“You don’t need sight to use public transport”
Hello all, my name is Andrew Rose and I’ve lost my sight due to a condition called Retinitis Pigmentosa. Please join me in the series of blogs that I've created with Henshaws where I share my experiences of independent travel to help those living with sight loss.
I came to Henshaws in 2010 and the team’s skills, expertise and understanding
helped me to learn to live with sight loss when I needed it most. I am now repaying the debt of gratitude in spades as, very proudly, I am now a member of the Board of Trustees providing my own expertise in business and finance.
I have written a series of blogs on how I use public transport. The reason I have created these is to provide education to the wider public and hopefully a little entertainment. Most importantly though I have created them so that other members of the blind and visually impaired community might learn from my experiences…
On the Trams
Making my way from Deansgate train station in Manchester, through the covered walkway over-tapping my stick through human traffic, I head to the tram stop. The odd person still tries to walk into me – mobile phone/head down (for this short stomp I don’t bother getting my white cane out). A blind right turn affords more collision opportunities and causes some sharp swerves. A further fifty yards and I’m on the Deansgate Tram Platform.
There are trams with five different destinations that pass through here. Not a problem. Just because you can’t read the destination on the front of the tram doesn’t mean that you can’t open the doors of every passing one, stick your head inside and listen to the automated voice advising the destination. So if you see some fruit at a tram stop opening the doors of every passing tram, you now know why. Quite often other commuters spot me and ask which tram I’m waiting for and advise me accordingly.
I catch the Altrincham tram and alight at the third stop, Old Trafford. As I walk down the platform I always make a point of stopping and waving to the driver’s cabin. I can never see them. I wonder if they are aware of that? I can’t recall what started me waving at the cabin, but I think I have reaped the benefits of becoming recognised. There have been times when the tram’s just about to pull off, I’m spotted and they pause for me. Either way they always honk their horn when I’m stood by the track crossings. Also, the pass inspectors rarely ask me these days, and concern themselves more that I’m on the right tram and getting off at the right stop. I then have a five minute walk to get to Henshaws Manchester Resource Centre in Old Trafford.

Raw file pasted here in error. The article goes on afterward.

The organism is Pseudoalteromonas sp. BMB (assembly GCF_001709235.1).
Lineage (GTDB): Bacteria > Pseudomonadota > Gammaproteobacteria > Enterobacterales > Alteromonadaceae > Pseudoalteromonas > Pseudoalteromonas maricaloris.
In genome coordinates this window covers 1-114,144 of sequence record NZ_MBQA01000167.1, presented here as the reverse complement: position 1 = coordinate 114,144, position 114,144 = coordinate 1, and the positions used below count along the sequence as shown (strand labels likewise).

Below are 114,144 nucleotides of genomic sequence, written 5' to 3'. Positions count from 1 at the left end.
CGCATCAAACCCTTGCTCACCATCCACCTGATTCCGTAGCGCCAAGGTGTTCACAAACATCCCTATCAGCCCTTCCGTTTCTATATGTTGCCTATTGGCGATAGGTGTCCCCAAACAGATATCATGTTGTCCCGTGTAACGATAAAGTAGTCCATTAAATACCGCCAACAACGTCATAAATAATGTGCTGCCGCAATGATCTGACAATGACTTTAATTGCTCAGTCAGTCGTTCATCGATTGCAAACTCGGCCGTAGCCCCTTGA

Gary Cassidy, the Rehabilitation Officer at Henshaws got me started on the trams. I’ve never looked back and have the confidence to travel anywhere on the system, even to places I haven’t been before (as long as there is someone to meet me).
I was in a tram/taxi crash once. We had to get off and I asked for assistance, advising the officers that I was registered blind. If I could get to Old Trafford football ground I knew my way to Henshaws from there and everyone would know where to point me. I asked one of the officers to point me in the right direction and he replied, “You head down this street, and you take that left turn right over there.” I didn’t say anything, but I’ve noted that some people just don’t get it. I think it’s psychological, if I’m not carrying a white cane (rather than tapping hiking stick and advising of my sight loss) I can’t be blind. I did manage to muddle my way to Henshaws eventually, getting lost in a few business parks en route. What should have taken 15 minutes by foot and tram, took me over two hours, but I was pleased with my endeavours.
- I would strongly recommend the trams to other VI travellers – you just need some training and a bit of confidence and you’re off on your own.
- If you’d like support on other types of transport, have a read of the rest of my travel series.
- If you would like support or guidance on using public transport then get in touch with our Enablement Team on 0161 872 1234.
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